I have always considered myself a “style” collector when it comes to jerseys. As I started adding knits to my exemplar library, I began thinking about this in a bit of a different light…that being what actually constitutes a style as opposed to a variation.
Definitions of “Style” include:
-a distinctive quality, form, or type of something
-a particular kind, sort, or type, as with reference to form, appearance, or character
Definitions of “Variation” include:
-a difference or deviation in structure or character from others of the same group
In certain instances, the identification of a style or style change is easy to see when a particular style is only worn for one year. What else would these jerseys be called but “One Year Styles” (OYS). OYS are very popular across the board because they fit the collecting niche of style collectors, team collectors, and player focused collectors. This typically means that both supply is short and the demand is high. The funny thing is that OYS were probably phased out because of a perceived lack of appeal or acceptance at the time they were worn…let a few years or decades go by and they become prized collectables if you can find them. Some of my favorite one year knit styles include the pictured 1987 Mets road, 1977 Giants road, 1983 Rangers road, and the 1978 Padres road.
Changes in styles are very easy to discern when these OYS pop up. Unless the team reverts back to a previous offering, OYS present collectors with wonderful options and opportunities. For knits, one of my favorite convergences of time and team is with the Texas Rangers between 1982 and 1984. Once again, very easy to see what we are dealing with are clearly different styles. I have also always been partial to the Braves knits because of the change in color schemes and lettering. As a style collector, what I want is to be able to see a noticeable change in the uniforms from a distance as this makes for striking display appeal.
For teams like the New York Mets and their road jersey, even though the color schemes remain similar, do provide a nice contrast of variety between the use of both METS and NEW YORK. Additionally we are dealing with both button down and pullover offerings as well.
Now let’s begin to talk about variations. The Orioles road jerseys pictured, in my mind, show three styles based on fonts and color schemes. Both the road jerseys on the right are Rawlings products, the only difference being the inclusion of the sleeve lettering (EBW) on the 1988 Rawlings product.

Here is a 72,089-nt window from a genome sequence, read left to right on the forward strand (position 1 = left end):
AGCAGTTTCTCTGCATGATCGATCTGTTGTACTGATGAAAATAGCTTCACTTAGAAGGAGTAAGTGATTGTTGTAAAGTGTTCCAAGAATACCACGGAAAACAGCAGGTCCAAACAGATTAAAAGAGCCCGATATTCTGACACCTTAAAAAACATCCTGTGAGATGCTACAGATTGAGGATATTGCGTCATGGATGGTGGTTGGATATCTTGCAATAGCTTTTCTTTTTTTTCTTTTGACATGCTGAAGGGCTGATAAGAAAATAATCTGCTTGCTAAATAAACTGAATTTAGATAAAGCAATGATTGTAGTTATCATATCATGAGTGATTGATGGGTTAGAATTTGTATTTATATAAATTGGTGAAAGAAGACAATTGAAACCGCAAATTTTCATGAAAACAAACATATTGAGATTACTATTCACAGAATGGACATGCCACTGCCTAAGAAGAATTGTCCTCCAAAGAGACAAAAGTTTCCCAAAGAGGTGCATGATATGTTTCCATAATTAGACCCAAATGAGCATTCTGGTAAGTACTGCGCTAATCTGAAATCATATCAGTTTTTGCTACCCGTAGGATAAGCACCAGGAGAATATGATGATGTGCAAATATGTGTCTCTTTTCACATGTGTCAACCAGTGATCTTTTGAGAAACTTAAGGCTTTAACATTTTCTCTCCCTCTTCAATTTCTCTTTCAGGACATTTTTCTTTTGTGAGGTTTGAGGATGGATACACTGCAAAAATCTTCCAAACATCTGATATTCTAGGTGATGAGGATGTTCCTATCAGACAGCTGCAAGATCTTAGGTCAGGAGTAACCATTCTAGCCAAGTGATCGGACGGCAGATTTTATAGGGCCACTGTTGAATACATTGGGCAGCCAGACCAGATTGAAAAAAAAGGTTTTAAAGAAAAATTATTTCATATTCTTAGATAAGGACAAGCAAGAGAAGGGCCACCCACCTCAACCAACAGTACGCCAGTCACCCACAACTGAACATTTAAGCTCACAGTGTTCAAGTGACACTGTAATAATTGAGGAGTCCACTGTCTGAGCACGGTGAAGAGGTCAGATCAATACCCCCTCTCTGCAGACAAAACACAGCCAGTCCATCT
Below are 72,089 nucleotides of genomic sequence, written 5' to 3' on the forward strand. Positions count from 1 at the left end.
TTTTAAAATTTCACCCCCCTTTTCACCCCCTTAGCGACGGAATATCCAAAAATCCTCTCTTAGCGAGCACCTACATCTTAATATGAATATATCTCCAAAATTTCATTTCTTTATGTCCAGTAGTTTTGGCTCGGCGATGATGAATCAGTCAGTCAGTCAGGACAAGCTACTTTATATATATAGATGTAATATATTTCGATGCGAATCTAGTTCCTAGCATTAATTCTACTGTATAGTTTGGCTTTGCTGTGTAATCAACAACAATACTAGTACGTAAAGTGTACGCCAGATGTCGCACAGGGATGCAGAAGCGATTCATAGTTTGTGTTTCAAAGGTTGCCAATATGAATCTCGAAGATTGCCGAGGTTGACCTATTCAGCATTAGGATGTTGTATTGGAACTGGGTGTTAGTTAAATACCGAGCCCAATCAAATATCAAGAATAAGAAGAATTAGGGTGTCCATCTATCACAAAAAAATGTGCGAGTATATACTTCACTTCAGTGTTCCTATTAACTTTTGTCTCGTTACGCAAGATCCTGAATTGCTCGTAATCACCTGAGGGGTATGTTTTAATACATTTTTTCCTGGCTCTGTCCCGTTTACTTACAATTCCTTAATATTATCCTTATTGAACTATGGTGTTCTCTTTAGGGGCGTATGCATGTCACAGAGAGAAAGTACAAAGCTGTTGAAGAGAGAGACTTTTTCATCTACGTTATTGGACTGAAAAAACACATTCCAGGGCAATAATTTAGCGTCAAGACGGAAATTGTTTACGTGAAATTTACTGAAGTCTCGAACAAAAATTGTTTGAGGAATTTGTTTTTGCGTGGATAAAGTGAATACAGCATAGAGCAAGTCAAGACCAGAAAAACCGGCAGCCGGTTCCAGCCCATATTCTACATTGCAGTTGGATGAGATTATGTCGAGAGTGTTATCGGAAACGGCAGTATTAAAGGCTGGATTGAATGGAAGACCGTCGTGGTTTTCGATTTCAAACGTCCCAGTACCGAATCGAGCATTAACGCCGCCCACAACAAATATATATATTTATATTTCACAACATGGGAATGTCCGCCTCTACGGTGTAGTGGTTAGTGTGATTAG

Now take a look at the Milwaukee Brewers road jerseys. In this instance, I would say we have five different styles. Why five and not four? Because the presence of the “SULLY” patch in 1986 and the “HK” patch in 1988 are not the only differences. The 1986 road is a Sand-Knit product and the 1988 offering is a Rawlings product. In this case I would say that each represents that style of uniform produced by a different manufacturer. When you examine these jerseys closely, you will also find differences in the material and construction of the collars as well.
While there is no doubt about the first four Pittsburgh Pirates road jerseys shown as being different styles, what about the two Descente black pullovers? I would say the fonts are variations of the same manufacturer’s product, but the jersey bodies are constructed of different materials. It is this last point in my mind that makes then different styles and not simply variations.
For the Yankee fans reading this, I will apologize upfront, but as a style collector I just hate the Yankees. When you see these four jerseys on mannequins, all in close proximity…well it’s pretty underwhelming. There is really no change in design, color scheme, or construction (button down vs pullover). In the absence of year specific adornments for players or team personnel that have passed away, they changes are very subtle variations of font styles and alignment of lettering with respect to the button line. They are however, all products of different manufacturers and would be a different style of that manufacturer’s product.
But what about these Cincinnati Reds road jerseys? Is the presence of the Jackie Robinson patch on the 1997 offering simply a variation of the style? Normally I would say yes. Had Deion Sanders been the only Reds player to have the sleeves cropped close, almost a vest like design, I would have identified this a variation (1997 Robinson Patch) with a player customization. But as it worked out, the entire team opted for this alternation thus significantly changing the appearance or style of the uniform for the season.
There are other instances were a team makes a one year modification (not common to all teams) to their uniforms that I do not consider a style change as well. This involves those years when patches are worn to commemorate a cities hosting of the All Star Game.
I am making these distinctions as I add knit uniforms to my on-hand reference library. I wish I could buy everything, but I can’t. This year I have added just over 100 knits to my exemplar collection and I have been looking at this issue to help me screen potential purchases. I look for styles, combinations of sizes and manufacturers within a given year or period of time. When I have the chance to pick up a style that features a particular patch, I focus on those in an attempt to kill two birds with one stone. The advantage to working along these lines is that I build a visually appealing library that other collectors can benefit from.
If you have particular thoughts on how you see the difference between a style and variation, I’d love to hear them. As always, collect what you enjoy and enjoy what you collect.
MEARS Auth, LLC
For questions or comments on this article, please feel to drop me a line at DaveGrob1@aol.com